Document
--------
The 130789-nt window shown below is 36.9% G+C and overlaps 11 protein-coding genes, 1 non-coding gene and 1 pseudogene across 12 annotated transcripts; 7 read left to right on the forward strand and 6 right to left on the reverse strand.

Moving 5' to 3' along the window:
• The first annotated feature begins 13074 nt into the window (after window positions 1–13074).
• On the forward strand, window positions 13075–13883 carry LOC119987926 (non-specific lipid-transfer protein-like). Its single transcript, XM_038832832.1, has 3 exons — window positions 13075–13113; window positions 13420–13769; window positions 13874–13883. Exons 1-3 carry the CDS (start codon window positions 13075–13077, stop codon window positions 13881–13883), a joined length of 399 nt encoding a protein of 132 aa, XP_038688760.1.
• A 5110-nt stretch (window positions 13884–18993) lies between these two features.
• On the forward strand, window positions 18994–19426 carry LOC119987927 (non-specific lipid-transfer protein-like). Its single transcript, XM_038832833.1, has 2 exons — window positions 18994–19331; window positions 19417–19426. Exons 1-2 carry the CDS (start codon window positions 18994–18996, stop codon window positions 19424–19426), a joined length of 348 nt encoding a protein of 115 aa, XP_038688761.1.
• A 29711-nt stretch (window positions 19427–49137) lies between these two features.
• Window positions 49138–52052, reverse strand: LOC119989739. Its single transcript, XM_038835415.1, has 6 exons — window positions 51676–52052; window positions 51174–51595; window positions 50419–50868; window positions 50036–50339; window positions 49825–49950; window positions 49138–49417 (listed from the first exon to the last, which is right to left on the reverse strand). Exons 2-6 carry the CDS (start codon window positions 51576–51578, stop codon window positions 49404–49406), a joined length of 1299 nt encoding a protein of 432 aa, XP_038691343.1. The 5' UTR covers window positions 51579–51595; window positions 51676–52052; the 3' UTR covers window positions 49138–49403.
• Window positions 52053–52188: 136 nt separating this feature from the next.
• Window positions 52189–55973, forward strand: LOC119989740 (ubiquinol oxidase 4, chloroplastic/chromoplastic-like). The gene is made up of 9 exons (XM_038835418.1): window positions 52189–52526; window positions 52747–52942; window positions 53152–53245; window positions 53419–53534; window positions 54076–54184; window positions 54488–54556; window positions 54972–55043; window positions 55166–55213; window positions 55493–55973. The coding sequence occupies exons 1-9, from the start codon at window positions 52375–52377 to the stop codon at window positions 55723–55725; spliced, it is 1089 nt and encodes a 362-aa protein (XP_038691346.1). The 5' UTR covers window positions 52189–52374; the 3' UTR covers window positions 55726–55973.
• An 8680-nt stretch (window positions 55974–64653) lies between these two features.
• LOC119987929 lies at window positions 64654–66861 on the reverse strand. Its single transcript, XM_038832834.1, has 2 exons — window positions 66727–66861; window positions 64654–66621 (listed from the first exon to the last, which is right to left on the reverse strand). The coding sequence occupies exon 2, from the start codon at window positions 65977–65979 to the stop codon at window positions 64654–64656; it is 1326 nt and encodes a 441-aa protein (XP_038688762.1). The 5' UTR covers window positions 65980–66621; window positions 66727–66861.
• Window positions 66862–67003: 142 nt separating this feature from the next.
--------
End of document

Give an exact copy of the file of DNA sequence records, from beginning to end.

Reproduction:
The 130789-nt window shown below is 36.9% G+C and overlaps 11 protein-coding genes, 1 non-coding gene and 1 pseudogene across 12 annotated transcripts; 7 read left to right on the forward strand and 6 right to left on the reverse strand.

Moving 5' to 3' along the window:
• The first annotated feature begins 13074 nt into the window (after window positions 1–13074).
• On the forward strand, window positions 13075–13883 carry LOC119987926 (non-specific lipid-transfer protein-like). Its single transcript, XM_038832832.1, has 3 exons — window positions 13075–13113; window positions 13420–13769; window positions 13874–13883. Exons 1-3 carry the CDS (start codon window positions 13075–13077, stop codon window positions 13881–13883), a joined length of 399 nt encoding a protein of 132 aa, XP_038688760.1.
• A 5110-nt stretch (window positions 13884–18993) lies between these two features.
• On the forward strand, window positions 18994–19426 carry LOC119987927 (non-specific lipid-transfer protein-like). Its single transcript, XM_038832833.1, has 2 exons — window positions 18994–19331; window positions 19417–19426. Exons 1-2 carry the CDS (start codon window positions 18994–18996, stop codon window positions 19424–19426), a joined length of 348 nt encoding a protein of 115 aa, XP_038688761.1.
• A 29711-nt stretch (window positions 19427–49137) lies between these two features.
• Window positions 49138–52052, reverse strand: LOC119989739. Its single transcript, XM_038835415.1, has 6 exons — window positions 51676–52052; window positions 51174–51595; window positions 50419–50868; window positions 50036–50339; window positions 49825–49950; window positions 49138–49417 (listed from the first exon to the last, which is right to left on the reverse strand). Exons 2-6 carry the CDS (start codon window positions 51576–51578, stop codon window positions 49404–49406), a joined length of 1299 nt encoding a protein of 432 aa, XP_038691343.1. The 5' UTR covers window positions 51579–51595; window positions 51676–52052; the 3' UTR covers window positions 49138–49403.
• Window positions 52053–52188: 136 nt separating this feature from the next.
• Window positions 52189–55973, forward strand: LOC119989740 (ubiquinol oxidase 4, chloroplastic/chromoplastic-like). The gene is made up of 9 exons (XM_038835418.1): window positions 52189–52526; window positions 52747–52942; window positions 53152–53245; window positions 53419–53534; window positions 54076–54184; window positions 54488–54556; window positions 54972–55043; window positions 55166–55213; window positions 55493–55973. The coding sequence occupies exons 1-9, from the start codon at window positions 52375–52377 to the stop codon at window positions 55723–55725; spliced, it is 1089 nt and encodes a 362-aa protein (XP_038691346.1). The 5' UTR covers window positions 52189–52374; the 3' UTR covers window positions 55726–55973.
• An 8680-nt stretch (window positions 55974–64653) lies between these two features.
• LOC119987929 lies at window positions 64654–66861 on the reverse strand. Its single transcript, XM_038832834.1, has 2 exons — window positions 66727–66861; window positions 64654–66621 (listed from the first exon to the last, which is right to left on the reverse strand). The coding sequence occupies exon 2, from the start codon at window positions 65977–65979 to the stop codon at window positions 64654–64656; it is 1326 nt and encodes a 441-aa protein (XP_038688762.1). The 5' UTR covers window positions 65980–66621; window positions 66727–66861.
• Window positions 66862–67003: 142 nt separating this feature from the next.